Apr 132011
 

My dream reply to an invitation to assist a chef in finding employment:

Dear Chef:

You write: “I am interviewing professionals to assist me in securing a position as a Chef or Manager in the restaurant industry.” Bing, wrong answer.

Why?

1)      You do not interview us. We interview you. The choice is not yours, it is ours.

2)      Unless we feel that you possess universally attractive qualities for our clients, we will put off interviewing you until we have a job available. Life is triage.

3)      We do not assist you in finding a job. We assist our clients in finding chefs. There’s more than a small difference between the two approaches. Let’s put it this way, we are not your advocate, unless we are absolutely convinced that you are in every way we value a righteous professional.

Why? Well, for one thing, you don’t pay us. Our clients do. We are a free service to you, and possibly a valuable one, as it is in our interest to hook you up with something that works, preferably for a long time, so we won’t send you to something for a quick fee. That’s the standpoint of most search firms, although there still a few rogues among us.

We would call you immediately, if you were a prime candidate, but you are not.

Why? : 1) you are currently not employed and have been for over half a year. We do represent people between jobs if we know them or if their background impresses us, but an unknown, unemployed candidate can be a bombshell. Being unemployed can indicate many possible problems, and at times we do not have the time or the desire to discover them.  2) We don’t know you and have never heard of you, and we have heard of many good culinarians.  3) you have had five jobs in the past four years, so we cannot really with a straight face suggest to our clients that they pay us on your good word that you are looking for something permanent. 5) You are arrogant. Really, you are. Life’s too short. 6) You think you are more important that we do. Don’t get us wrong. We want our candidates to have a strong sense of their value, but we don’t like the feeling that they are trying to manipulate us based on that sense. Trust us, your note says exactly that. So do all the applications telling to call ASAP or to look them up on Google and download their resumes. We have a small button which rates them. The title of the field is “No”. (we also have a “Yes” field). So we will just store this information in case we run across you again, so we will know not to reach out.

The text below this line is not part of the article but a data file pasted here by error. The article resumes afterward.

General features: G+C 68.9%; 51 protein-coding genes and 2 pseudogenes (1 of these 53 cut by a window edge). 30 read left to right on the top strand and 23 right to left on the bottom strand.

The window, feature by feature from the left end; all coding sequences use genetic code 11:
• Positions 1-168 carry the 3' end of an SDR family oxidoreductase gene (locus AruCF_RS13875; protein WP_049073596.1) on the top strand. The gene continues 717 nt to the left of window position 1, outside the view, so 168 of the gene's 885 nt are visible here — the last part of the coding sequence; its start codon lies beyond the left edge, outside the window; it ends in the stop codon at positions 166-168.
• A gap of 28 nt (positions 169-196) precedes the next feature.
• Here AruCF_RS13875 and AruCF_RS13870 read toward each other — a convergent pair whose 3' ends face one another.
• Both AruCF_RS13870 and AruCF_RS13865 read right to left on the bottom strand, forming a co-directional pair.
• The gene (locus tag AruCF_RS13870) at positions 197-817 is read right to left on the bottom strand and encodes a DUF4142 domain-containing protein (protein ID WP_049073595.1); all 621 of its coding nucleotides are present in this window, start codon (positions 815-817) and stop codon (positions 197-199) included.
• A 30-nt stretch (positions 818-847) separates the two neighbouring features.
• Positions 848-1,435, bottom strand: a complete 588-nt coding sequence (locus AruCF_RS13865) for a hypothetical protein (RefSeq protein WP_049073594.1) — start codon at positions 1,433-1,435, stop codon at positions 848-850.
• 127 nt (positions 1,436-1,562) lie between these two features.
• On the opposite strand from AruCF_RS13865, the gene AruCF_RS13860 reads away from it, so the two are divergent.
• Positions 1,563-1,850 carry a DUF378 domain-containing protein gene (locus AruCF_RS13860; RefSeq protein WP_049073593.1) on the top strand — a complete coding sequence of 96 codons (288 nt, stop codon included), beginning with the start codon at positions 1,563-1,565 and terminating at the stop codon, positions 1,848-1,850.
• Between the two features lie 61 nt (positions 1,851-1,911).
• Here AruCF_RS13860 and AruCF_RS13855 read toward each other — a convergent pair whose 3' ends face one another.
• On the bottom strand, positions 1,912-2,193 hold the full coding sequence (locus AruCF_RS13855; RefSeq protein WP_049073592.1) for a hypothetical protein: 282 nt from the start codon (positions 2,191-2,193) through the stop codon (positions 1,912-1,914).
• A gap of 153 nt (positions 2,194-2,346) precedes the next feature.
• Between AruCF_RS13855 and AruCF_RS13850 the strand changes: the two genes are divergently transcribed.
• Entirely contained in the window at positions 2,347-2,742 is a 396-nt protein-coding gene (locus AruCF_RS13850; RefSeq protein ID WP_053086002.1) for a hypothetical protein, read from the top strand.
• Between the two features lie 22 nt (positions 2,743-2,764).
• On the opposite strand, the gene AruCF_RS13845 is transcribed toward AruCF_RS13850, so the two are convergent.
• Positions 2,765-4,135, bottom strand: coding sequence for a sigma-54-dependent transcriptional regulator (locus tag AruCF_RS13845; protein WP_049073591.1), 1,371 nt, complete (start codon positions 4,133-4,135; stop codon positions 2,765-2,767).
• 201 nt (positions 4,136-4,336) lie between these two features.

Finally, I do not have time to educate you. Your school should have explained the job search process to you and told you something about professional job search behavior. Maybe they did, but our job is not to provide refresher courses in the field.

The good – no –  great news, is that there are plenty of fish in the sea and someone will find you more attractive than we do. So, best of luck in your search. It might help, however, to brush up on recruiters, so have a look at what our business site writes.

  2 Responses to “How to lose a recruiter:”

Comments (2)
  1. Thanks, Carl. I have a piece on recruiters on the other site, which I intend to tighten up and transfer here at some point.

  2. Jo-Lynne, Thanks for continuing to share all this great advice. I usually share parts of it with my students when we start talking about careers, but right now I’m finding it very useful myself.